If a couple of new ice studies are only partly right, we face massive disruption from sea level rise within decades.
Are melting polar ice sheets as stable as we think, or have we missed something? Could we be facing rapid sea-level rise within a few decades?
Scientific debate about this has picked up in the wake of the March publication of two major research papers by scientists from the US, France, Germany and China.
A paper by James Hansen and 18 other climatologists in the open-access science journal Atmospheric Chemistry and Physics examined ancient climate change to assess how that compares with today’s melting of Greenland and Antarctic ice sheets.
It argues that during this century, ice sheet meltwater spreading over parts of the Southern Ocean and the North Atlantic will increase the temperature variation between these cooler parts and warming regions, resulting in more violent storms.
The meltwater layer also acts as a transparent lid on warming ocean waters undermining polar ice sheets sitting on bedrock below sea level. The paper’s startling prediction is that consequent disintegration could bring several metres of sea level rise within 150 years and possibly by 2070.
A paper published last week in the science journal Nature, also examining past rapid changes, looked at how the Antarctic ice sheet might react to warming of atmosphere as well as ocean, and reached similarly disturbing conclusions.
US scientists Robert DeConto and David Pollard studied the puzzle of how the massive Antarctic ice sheet shed large amounts of ice over relatively short time-frames in prehistoric warming events.
Their modelling showed that if today’s high carbon emissions continue, warmer air would add to the impact of warming seas. Fracturing ice shelves and coastal cliffs would bring rapid ice loss and contribute “more than a metre of sea-level rise by 2100”.
Both conclusions are well up on findings in the 2014 Intergovernmental Panel on Climate Change report, which says that unabated emissions will bring somewhere between half and one metre of sea level rise this century – with the caution that future ice sheet modelling may push that figure higher.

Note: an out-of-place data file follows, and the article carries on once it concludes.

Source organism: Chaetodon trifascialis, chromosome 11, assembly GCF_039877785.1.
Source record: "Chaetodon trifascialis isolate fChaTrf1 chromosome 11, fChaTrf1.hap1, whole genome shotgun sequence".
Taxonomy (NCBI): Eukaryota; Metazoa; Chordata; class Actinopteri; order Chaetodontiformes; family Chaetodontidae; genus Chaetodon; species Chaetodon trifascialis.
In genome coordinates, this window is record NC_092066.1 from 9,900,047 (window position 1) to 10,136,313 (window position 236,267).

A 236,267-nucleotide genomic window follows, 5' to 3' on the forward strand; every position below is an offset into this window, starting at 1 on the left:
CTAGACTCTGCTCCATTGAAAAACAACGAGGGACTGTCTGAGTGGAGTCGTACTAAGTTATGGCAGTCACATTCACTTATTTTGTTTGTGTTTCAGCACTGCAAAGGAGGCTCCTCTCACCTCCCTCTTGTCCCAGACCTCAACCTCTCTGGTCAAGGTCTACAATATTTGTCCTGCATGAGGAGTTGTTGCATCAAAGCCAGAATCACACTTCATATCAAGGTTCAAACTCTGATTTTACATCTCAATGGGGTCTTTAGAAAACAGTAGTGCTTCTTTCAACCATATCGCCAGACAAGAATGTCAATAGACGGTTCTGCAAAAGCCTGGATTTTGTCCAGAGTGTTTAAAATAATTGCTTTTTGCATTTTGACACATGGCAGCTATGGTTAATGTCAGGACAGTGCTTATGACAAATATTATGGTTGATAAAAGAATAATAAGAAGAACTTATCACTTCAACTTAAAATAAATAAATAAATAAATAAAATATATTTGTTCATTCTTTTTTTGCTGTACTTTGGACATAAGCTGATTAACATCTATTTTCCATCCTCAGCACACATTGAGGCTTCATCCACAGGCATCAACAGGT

If the world doesn’t cut emissions significantly, coastal maps will become obsolete beyond 2100 as ice sheets continue to melt. The IPCC predicts seas will be 7m higher by 2500; DeConto and Pollard put the figure at “more than 15 metres”.
IPCC reports, which appear every six or seven years, range across all scientific literature and are heavily reviewed. Such reviewing, says Hansen in a concurrent article about science publishing, reflects a strong and potentially dangerous tendency to “scientific reticence”.
Hansen warns that a kind of “self-censorship” in the scientific community is making global warming seem less dangerous than it really is. Inertia both in the climate system and in the rate at which we address our emissions puts humanity in danger of passing points of no return.
John Church is a senior CSIRO oceanographer, a globally-acknowledged authority on sea level, and a leading figure in the huge assembly of scientists which put together the IPCC report.
Church is cautious about the findings in the new papers, an approach that might be seen as scientific reticence. But importantly he doesn’t dismiss them out of hand.
For 2000 years the global average sea level stayed the same, so people came to think it would never change. Then around 1880 it began rising, around a millimetre a year, increasing to 2 mm a year over last century. In the past 25 years it’s risen by over 3 mm a year.
Even conservative projections for 2100, discussed by Church in The Conversation last week, leave it “entirely possible” that by the end of the century sea level will be rising more than three times faster than it is today – a rate not seen for 10,000 years.
Things will be bad enough if sea level rise this century is at the low end of projections. But all current sea-level research points in just one direction: higher.
The speed of change is crucial. We’re still getting used to a few centimetres of rise in a decade. A sudden jump of many centimetres would cause unprecedented disruption along all our coasts, where most people live. In short, near-total disaster.